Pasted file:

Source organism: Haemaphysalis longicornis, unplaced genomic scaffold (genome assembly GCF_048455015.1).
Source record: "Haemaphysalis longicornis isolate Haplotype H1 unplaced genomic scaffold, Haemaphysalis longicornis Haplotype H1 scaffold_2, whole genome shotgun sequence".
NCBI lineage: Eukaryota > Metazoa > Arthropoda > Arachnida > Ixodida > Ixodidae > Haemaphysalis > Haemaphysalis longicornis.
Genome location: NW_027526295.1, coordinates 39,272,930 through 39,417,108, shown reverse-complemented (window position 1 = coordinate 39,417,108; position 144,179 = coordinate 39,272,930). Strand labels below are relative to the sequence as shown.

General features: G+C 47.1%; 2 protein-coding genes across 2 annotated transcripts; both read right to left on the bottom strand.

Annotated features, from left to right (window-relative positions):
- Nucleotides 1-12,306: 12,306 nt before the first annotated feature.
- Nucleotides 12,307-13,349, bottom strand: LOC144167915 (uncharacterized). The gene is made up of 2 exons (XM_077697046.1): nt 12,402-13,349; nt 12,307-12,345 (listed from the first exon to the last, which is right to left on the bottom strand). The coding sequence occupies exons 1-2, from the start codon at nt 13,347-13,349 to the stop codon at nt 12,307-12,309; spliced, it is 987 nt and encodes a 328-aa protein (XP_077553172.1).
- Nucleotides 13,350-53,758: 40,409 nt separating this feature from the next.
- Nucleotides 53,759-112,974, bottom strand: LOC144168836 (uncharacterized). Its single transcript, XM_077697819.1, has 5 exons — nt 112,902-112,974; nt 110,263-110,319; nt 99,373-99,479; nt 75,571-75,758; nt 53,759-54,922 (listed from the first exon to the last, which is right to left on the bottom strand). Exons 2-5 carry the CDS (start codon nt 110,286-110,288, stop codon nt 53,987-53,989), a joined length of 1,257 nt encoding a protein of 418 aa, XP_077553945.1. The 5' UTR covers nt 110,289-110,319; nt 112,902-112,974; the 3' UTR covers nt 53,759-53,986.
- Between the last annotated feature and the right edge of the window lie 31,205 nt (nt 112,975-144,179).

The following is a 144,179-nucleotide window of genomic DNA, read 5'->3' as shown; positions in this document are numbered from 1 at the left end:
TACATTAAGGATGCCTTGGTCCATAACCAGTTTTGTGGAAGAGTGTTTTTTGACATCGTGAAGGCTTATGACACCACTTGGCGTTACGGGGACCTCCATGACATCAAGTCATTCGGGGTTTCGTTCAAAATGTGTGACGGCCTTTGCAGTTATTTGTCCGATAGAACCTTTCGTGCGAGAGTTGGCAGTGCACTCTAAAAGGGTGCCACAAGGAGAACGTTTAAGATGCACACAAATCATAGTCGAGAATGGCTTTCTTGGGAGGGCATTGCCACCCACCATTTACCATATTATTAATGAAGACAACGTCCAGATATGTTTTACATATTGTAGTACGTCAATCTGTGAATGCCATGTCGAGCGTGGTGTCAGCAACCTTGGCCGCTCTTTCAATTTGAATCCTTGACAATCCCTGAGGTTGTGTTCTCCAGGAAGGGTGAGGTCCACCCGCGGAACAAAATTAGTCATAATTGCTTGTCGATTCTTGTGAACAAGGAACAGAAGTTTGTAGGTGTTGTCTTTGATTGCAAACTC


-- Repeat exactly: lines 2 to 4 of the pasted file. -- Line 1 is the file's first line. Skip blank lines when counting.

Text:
Source record: "Haemaphysalis longicornis isolate Haplotype H1 unplaced genomic scaffold, Haemaphysalis longicornis Haplotype H1 scaffold_2, whole genome shotgun sequence".
NCBI lineage: Eukaryota > Metazoa > Arthropoda > Arachnida > Ixodida > Ixodidae > Haemaphysalis > Haemaphysalis longicornis.
Genome location: NW_027526295.1, coordinates 39,272,930 through 39,417,108, shown reverse-complemented (window position 1 = coordinate 39,417,108; position 144,179 = coordinate 39,272,930). Strand labels below are relative to the sequence as shown.